Wednesday, 11 November 2015
Military Aircraft Landings
7. To ask the Minister for Transport, Tourism and Sport further to Parliamentary Question No. 18 of 23 September 2015, if his Department relies solely on assurances from foreign airlines and militaries that personal weapons permitted on board civil aircraft used by foreign militaries, under the Air Navigation (Carriage of Munitions of War, Weapons and Dangerous Goods) Order 1973, are unloaded, and that there is no ammunition on board the aircraft; if so, if he is satisfied that such assurances are sufficient to ensure that no breach of the legislation occurs; and if he will make a statement on the matter. [39256/15]
The Department of Transport, Tourism and Sport gives permits on a regular basis to foreign airlines and militaries for troops and munitions to pass through or over Ireland. Does the Minister rely solely on assurances that all regulations are adhered to, or do scheduled or random inspections ever occur? Is the Minister satisfied that no breaches of international law are occurring?
Airlines applying for exemptions under the Air Navigation (Carriage of Munitions of War, Weapons and Dangerous Goods) Order 1973 make such applications on a dedicated application form for each flight. In approximately 90% of cases the applications relate to the personal weapons of the troops on board the flight. The application forms for such flights specify that the exemption is being sought for the personal weapons of the troops on board and that no ammunition will be carried.If ammunition is being carried on a particular flight, it will be clearly stated on the application form. Ammunition is classified under International Civil Aviation Organisation, ICAO, regulations as a dangerous good and must be packaged accordingly and stored safely. The flights carrying the personal weapons of the troops on board that transit through Irish airspace and airports are operated by well-known US and EU airlines. These airlines are subject to strict domestic, international and EU safety and security regulations. I have no reason to suspect the 1973 order is not being adhered to.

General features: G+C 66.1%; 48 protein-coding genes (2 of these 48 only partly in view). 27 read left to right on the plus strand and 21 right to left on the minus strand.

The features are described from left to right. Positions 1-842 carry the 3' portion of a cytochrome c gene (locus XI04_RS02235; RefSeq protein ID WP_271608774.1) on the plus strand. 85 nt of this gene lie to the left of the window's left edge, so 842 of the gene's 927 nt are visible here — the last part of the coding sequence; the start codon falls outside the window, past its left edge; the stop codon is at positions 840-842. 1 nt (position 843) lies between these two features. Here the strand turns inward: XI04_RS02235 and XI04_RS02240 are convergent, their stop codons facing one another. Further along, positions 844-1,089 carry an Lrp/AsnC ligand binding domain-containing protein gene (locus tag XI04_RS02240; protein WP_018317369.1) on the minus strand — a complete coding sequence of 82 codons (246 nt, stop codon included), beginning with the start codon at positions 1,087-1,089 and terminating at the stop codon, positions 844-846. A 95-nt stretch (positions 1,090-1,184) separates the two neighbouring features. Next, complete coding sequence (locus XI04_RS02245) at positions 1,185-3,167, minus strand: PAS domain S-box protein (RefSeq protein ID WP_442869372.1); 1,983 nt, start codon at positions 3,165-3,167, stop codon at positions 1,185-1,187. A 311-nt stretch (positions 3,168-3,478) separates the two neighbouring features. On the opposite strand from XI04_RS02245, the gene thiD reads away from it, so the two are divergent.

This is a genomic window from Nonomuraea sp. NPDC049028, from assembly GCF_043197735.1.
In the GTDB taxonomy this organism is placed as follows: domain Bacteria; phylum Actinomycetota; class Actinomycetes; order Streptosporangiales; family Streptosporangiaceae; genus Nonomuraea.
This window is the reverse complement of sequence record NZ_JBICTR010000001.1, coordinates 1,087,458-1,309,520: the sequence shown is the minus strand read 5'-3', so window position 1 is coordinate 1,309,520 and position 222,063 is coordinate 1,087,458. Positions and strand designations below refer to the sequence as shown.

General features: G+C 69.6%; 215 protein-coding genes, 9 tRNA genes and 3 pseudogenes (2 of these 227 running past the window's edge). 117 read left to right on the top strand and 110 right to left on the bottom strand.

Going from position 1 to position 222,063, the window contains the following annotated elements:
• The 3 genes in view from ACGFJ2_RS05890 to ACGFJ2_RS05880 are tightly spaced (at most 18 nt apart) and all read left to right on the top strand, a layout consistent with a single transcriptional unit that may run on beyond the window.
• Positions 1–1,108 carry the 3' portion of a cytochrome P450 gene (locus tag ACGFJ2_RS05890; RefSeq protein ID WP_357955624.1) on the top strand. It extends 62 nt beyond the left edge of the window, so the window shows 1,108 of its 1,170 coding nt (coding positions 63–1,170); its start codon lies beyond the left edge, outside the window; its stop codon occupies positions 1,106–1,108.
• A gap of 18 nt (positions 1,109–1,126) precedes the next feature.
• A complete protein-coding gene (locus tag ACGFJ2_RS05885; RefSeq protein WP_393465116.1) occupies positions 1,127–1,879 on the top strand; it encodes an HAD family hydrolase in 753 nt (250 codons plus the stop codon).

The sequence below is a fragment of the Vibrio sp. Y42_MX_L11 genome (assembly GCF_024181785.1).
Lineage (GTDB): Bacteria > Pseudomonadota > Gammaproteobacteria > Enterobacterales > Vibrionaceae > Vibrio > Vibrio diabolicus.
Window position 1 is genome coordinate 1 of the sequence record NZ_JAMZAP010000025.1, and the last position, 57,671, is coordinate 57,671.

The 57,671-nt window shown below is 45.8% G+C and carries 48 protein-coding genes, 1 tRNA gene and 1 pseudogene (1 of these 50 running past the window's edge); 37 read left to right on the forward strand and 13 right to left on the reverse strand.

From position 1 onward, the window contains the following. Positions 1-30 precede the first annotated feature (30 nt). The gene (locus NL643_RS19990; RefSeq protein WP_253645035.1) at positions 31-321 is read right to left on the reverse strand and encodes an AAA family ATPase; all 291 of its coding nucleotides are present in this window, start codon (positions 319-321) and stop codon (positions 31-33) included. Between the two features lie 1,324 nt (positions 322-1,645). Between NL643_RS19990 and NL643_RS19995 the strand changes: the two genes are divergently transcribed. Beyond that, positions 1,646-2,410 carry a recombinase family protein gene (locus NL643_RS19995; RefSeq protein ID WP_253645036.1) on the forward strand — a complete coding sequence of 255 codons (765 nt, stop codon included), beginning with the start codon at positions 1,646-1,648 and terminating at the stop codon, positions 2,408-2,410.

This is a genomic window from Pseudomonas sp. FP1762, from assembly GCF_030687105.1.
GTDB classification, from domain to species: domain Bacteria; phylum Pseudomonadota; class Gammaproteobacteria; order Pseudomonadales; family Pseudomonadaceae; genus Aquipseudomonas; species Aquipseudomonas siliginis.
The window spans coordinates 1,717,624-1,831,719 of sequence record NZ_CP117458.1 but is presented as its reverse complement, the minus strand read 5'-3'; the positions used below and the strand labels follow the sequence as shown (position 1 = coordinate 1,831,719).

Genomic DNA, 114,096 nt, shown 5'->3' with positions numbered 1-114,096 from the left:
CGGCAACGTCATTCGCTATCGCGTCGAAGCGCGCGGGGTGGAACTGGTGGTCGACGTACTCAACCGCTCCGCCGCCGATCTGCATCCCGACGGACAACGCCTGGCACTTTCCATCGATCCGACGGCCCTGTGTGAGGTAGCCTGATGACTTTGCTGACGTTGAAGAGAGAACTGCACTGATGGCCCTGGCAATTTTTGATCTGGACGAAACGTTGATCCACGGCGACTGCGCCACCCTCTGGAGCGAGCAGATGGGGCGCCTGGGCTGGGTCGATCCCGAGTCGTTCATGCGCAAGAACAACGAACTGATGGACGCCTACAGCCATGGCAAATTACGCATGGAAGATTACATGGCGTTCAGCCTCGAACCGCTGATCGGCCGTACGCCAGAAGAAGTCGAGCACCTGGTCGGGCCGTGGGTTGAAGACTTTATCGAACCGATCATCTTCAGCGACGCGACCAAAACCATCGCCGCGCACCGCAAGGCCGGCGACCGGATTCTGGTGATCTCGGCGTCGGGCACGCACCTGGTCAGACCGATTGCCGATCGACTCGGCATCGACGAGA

I will clarify a comment I made the last time I answered an oral question on this matter, Question No. 8 on 23 September. While preparing the reply to today's question, it became apparent to me that I had inadvertently given the impression that all munitions were packaged securely and stored in the hold in such a way that they are inaccessible during the flight. However, these rules apply to munitions that are classified by ICAO as dangerous goods, such as ammunition or explosives. Unloaded personal weapons are not classified as dangerous goods by ICAO. On this basis, the international rules for the carriage of dangerous goods by air do not apply to unloaded weapons. There are no special packing requirements for such items given that they do not pose a safety risk to civil aircraft.
Additional information not given on the floor of the House
The US Department of Defense procedures, which are available publicly, permit the carriage of unloaded weapons in the cabin of civil aircraft. However, these procedures permit this only in circumstances where all the passengers on board the aircraft are military personnel, that is, a troop charter flight, and where the weapons are unloaded, rendered inoperable and stored securely within the cabin. It should also be borne in mind that these flights have to overfly or land in a number of other European countries besides Ireland and that common EU safety and security rules apply. I am not aware that such flights have raised aviation safety concerns in other jurisdictions.